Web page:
A floating oil rig just delivered to Italian and Norwegian oil companies will soon be operating farther north than any other.
What's orange, white, and big all over—and a potential harbinger of big changes in the Arctic if not the whole planet?
The answer is Goliat, a mammoth, beer-glass-shaped, floating oil platform that’s set to become the northernmost in the world. Last week the 65,000-ton rig arrived for commissioning near the remote Norwegian town of Hammerfest.
It had ridden piggyback all the way from a South Korean shipyard, more than 15,000 miles, aboard the world's largest heavy lift vessel, the Dockwise Vanguard.
This summer Goliat, which belongs to the Italian oil company Eni Norge and to Norway’s own Statoil, will be towed 53 miles (85 kilometers) northwest to its permanent mooring, near where the Norwegian Sea meets the Barents Sea. At latitude 71.3 north, it will be 140 miles closer to the pole than Russia'sPrirazlomnoye platform in the eastern Pechora Sea—the only other offshore rig currently producing oil in Arctic waters.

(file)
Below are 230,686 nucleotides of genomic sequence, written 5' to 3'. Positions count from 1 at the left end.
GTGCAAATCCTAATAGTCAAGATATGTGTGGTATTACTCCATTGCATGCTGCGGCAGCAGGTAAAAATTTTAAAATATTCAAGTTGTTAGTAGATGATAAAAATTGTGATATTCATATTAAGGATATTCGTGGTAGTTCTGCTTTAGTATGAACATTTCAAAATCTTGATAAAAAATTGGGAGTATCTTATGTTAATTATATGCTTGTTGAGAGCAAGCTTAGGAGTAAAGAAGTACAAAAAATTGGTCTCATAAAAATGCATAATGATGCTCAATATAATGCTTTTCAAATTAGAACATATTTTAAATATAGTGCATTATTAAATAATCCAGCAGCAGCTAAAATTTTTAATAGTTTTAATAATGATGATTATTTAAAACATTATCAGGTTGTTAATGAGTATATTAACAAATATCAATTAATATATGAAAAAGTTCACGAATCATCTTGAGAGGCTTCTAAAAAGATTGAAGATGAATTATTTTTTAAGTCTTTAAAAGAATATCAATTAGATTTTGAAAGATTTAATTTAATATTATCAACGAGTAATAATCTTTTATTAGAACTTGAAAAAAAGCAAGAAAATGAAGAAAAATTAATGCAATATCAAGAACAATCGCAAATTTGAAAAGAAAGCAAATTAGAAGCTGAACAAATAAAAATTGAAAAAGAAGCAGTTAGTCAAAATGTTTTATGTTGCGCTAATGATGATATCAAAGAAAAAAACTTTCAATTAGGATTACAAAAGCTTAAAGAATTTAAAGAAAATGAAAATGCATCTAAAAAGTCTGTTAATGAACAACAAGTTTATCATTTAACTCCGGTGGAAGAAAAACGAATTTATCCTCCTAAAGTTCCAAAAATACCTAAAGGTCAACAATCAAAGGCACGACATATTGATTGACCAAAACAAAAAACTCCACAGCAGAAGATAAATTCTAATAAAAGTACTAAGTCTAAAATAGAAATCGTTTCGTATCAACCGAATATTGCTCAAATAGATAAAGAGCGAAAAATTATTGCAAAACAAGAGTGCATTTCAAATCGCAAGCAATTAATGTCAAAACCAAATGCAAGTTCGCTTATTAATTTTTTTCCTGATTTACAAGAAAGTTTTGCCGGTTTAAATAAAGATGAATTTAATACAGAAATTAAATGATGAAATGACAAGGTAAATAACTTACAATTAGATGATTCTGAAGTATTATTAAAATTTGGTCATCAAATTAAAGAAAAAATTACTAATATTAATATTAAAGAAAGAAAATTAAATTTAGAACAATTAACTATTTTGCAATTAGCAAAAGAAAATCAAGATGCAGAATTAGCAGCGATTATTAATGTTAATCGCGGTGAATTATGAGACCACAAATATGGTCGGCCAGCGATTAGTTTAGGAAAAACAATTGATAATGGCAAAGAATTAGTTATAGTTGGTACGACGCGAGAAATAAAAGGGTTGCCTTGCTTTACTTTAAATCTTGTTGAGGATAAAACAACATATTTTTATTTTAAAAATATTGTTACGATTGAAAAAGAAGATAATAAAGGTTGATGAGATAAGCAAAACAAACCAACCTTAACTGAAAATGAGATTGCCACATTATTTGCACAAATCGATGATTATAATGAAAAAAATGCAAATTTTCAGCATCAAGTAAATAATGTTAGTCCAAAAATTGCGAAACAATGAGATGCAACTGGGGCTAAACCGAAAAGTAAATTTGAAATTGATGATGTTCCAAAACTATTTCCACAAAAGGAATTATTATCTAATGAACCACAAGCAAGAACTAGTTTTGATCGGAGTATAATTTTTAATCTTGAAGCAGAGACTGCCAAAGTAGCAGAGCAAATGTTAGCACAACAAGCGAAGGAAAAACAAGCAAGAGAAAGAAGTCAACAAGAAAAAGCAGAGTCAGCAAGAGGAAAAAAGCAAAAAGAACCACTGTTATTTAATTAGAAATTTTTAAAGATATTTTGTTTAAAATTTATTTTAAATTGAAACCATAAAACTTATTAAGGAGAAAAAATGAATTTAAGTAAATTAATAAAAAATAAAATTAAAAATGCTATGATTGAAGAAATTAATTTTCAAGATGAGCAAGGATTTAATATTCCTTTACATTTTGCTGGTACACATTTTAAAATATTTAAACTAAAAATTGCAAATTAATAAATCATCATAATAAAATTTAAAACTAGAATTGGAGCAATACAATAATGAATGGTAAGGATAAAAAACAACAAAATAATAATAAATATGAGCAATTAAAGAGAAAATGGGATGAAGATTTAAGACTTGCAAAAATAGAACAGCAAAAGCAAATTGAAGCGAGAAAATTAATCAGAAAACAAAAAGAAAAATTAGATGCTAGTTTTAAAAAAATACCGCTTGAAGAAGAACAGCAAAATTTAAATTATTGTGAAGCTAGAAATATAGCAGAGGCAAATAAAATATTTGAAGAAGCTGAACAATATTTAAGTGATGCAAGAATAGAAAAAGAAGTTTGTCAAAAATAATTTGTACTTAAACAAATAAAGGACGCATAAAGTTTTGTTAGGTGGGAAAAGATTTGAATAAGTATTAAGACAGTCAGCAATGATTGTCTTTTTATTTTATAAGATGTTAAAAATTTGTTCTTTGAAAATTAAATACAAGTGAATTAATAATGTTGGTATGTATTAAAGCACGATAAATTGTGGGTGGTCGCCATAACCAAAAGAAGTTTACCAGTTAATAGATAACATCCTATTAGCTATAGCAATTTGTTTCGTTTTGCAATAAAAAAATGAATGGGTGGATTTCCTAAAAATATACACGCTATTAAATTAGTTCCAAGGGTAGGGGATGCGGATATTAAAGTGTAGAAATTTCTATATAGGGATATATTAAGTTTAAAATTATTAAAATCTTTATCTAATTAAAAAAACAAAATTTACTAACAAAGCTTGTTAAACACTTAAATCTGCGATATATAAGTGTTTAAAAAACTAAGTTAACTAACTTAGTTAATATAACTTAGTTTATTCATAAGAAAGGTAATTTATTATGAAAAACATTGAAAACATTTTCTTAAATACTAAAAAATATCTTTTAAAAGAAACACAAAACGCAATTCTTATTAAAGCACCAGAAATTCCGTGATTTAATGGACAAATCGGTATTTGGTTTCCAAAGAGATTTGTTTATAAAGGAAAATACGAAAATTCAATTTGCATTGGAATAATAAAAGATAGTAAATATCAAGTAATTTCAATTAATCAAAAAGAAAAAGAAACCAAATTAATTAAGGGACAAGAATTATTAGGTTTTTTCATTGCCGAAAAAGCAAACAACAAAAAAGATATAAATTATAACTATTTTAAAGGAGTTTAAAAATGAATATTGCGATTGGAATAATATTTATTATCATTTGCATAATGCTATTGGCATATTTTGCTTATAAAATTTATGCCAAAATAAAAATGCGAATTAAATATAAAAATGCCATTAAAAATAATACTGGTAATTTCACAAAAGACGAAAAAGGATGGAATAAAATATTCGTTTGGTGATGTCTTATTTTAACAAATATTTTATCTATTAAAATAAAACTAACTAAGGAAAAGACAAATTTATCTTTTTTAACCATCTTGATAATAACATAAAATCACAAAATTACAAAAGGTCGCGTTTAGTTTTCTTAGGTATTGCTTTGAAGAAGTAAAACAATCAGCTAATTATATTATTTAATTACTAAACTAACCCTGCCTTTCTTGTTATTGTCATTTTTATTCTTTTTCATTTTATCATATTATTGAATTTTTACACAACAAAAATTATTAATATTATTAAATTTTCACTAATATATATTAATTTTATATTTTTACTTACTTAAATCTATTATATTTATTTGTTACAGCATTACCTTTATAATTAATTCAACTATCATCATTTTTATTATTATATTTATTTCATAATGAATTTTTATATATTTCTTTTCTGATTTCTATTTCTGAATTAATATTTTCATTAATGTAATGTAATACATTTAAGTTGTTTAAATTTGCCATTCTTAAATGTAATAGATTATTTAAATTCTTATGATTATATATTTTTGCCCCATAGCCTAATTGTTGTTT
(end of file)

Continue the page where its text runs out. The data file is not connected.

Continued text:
Everything about Goliat is huge. At 574 feet tall (175 meters), it's about 16 stories taller than the tallest building in Norway. Its mooring lines are the largest ever made, nearly a meter (three feet) across. It will pump and process up to 100,000 barrels of oil a day from its 11 subsea production wells. Its hold will store nearly a million barrels of oil, which will then be shuttled to shore by three brand new tankers.
edryc Wednesday, July 8, 2015, 07:03:57
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